Thursday, December 2, 2010

The Cure of Souls

What the heck does a pastor do anyway? What does your pastor do? What's his/her job description? The truth is, most of don't know what a pastor does, or is supposed to do. The tougher truth is that there are a few of us who don't think they do much of anything, at least until Sunday rolls around. I grew up as a pastors kid, and can vividly remember the night I told my dad to get a job. Dang. Sorry dad. Of course, I have since learned the hard way that a true pastor carries a tremendous spiritual burden, and there is no clocking out. Even so, the job of pastor remains one of the most ambiguous career paths available. I think us pastors are just as confused about it as the lay folk. I personally have been through seven years of schooling, and have served as a full time minister for more than six years and I'm still not totally clear about what exactly I'm supposed to be doing.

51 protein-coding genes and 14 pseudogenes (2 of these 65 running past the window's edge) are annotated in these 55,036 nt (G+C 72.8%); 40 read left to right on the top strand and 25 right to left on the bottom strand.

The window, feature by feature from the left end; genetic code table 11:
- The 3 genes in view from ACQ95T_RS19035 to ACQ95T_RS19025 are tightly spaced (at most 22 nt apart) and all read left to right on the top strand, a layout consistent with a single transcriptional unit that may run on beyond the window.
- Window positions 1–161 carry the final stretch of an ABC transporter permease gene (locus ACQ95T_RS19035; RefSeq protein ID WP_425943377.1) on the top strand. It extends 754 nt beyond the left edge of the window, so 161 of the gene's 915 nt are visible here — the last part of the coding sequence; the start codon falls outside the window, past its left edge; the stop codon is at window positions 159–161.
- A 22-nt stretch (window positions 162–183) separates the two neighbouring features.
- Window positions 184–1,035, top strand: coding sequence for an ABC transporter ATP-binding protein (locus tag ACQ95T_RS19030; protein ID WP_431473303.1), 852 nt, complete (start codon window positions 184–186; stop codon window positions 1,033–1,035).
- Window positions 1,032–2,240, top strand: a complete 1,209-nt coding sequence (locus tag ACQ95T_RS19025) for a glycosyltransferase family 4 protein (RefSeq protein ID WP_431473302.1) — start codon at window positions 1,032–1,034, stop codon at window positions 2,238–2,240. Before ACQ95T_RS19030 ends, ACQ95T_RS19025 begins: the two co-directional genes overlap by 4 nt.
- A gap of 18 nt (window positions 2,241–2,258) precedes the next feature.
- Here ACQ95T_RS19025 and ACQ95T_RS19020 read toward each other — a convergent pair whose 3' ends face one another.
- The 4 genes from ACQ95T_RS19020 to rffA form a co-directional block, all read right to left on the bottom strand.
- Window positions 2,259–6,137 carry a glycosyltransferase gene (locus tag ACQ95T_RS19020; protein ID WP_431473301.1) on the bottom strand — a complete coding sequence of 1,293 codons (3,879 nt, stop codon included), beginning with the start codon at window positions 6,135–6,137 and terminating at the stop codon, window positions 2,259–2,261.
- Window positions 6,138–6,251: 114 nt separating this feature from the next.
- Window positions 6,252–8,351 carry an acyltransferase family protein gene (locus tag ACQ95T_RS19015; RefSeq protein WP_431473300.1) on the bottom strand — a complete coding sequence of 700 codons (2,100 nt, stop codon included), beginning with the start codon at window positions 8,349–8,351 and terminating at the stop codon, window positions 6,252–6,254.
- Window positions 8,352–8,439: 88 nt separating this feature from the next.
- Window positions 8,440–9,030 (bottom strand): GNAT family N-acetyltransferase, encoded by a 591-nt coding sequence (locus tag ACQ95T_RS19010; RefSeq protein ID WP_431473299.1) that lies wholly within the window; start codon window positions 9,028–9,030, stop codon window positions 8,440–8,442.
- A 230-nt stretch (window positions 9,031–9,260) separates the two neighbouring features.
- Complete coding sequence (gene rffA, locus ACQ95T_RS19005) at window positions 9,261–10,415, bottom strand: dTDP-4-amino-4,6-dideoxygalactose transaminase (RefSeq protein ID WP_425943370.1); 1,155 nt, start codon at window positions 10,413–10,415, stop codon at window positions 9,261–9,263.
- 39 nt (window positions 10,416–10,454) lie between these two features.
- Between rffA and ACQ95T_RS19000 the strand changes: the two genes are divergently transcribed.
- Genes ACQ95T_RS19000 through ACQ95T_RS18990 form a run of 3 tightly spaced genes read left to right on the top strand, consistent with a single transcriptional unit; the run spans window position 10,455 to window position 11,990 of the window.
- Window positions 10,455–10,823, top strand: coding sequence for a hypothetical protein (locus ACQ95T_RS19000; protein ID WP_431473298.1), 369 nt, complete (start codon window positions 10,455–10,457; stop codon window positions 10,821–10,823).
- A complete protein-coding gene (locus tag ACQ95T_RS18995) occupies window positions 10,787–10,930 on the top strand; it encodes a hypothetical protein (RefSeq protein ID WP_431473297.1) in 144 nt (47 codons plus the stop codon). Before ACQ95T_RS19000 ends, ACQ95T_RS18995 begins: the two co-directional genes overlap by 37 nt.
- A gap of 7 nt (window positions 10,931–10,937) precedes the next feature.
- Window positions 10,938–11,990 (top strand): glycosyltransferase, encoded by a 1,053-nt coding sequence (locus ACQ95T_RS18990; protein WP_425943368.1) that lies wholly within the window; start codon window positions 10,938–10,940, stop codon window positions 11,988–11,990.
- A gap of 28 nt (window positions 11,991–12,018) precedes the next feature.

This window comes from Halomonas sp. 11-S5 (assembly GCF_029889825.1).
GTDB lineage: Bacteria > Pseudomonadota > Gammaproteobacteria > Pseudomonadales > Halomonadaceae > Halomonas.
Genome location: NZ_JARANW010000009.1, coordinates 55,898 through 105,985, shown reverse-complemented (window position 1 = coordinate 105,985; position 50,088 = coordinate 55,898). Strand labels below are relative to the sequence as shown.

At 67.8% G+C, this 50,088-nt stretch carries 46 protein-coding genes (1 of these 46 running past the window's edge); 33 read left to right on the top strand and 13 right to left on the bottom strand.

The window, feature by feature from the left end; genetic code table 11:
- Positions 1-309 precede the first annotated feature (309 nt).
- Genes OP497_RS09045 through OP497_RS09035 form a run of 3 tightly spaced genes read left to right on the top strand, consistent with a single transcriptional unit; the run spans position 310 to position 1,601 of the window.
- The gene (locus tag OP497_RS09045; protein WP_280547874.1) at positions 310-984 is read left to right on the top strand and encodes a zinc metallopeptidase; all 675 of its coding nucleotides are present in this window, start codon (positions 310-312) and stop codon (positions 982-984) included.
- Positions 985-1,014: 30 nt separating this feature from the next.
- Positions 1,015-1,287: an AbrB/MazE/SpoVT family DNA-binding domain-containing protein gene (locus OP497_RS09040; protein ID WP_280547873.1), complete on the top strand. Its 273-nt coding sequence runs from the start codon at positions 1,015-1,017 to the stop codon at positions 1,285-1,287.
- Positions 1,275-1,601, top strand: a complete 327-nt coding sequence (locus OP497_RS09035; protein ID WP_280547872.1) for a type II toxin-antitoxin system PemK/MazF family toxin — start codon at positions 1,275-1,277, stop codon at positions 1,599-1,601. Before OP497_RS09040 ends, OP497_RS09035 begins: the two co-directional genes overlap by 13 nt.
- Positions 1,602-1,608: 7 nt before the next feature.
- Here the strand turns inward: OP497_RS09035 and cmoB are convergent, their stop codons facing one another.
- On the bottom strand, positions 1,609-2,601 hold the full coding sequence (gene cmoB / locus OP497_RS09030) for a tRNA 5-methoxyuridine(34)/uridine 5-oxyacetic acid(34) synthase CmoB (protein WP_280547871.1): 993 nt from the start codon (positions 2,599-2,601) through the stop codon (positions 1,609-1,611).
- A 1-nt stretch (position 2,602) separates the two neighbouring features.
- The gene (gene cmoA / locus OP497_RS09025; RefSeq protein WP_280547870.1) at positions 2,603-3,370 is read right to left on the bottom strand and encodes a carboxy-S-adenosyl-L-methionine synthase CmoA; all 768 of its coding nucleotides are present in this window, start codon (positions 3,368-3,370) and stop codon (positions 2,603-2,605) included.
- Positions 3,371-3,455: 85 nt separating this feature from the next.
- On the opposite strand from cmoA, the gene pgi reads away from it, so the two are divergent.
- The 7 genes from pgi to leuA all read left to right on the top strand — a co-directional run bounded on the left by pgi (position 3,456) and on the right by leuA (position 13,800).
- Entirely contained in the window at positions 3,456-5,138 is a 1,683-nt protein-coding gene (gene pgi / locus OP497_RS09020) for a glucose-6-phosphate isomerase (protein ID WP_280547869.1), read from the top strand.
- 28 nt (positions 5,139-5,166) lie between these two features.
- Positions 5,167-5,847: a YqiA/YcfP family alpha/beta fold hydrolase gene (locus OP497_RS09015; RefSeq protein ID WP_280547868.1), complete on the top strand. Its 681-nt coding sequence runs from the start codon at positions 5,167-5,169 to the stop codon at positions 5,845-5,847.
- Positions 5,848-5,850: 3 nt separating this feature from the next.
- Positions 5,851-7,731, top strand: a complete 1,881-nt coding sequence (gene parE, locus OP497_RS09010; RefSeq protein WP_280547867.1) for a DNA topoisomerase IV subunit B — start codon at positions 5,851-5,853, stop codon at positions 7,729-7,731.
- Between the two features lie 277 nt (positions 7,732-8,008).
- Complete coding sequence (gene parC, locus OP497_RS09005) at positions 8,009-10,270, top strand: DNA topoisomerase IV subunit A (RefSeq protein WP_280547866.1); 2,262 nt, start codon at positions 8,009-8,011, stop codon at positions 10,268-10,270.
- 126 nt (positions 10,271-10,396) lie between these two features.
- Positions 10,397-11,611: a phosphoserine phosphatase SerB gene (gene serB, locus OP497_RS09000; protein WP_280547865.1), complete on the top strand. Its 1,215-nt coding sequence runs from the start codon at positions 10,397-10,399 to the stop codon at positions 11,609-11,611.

For some clarity on the issue, I recently looked back at the original job description of the parish Priest. The ancient term used to describe the role of the Priest is "the cure of souls." It included five things.....Preaching the Word, giving the sacraments, giving Godly counsel, visiting the sick, and embracing the poor. That's it! Now, if you look at most job descriptions put out by present day pastoral search committees, you're bound to see something totally different. Outside of preaching the Word, nary a one of those five will have made the list. Instead you'll see things like "dynamic leadership",and " ability to take our church to the next level". Hence our conundrum, and thus our current identity crisis. For better or worse, we pastors have become significantly divorced from our original model. Strategizing and motivating are not the same as curing souls. And for the record, dynamic communication is not the really the same as preaching the Word. It's probably obvious, but the calling to cure souls resonates deeply with me. Fasting and praying for the flock is certainly not a glamorous usage of time, but the old saints understood that someone had to do it. Visiting the sick/poor, and offering communion is not bound to produce visible results, but that's what makes them sacred. To put it in Eugene Petersons words, pastors have been "lashed to the mast of Word and sacrament", whether we like it or not. Your thoughts? More on this next week.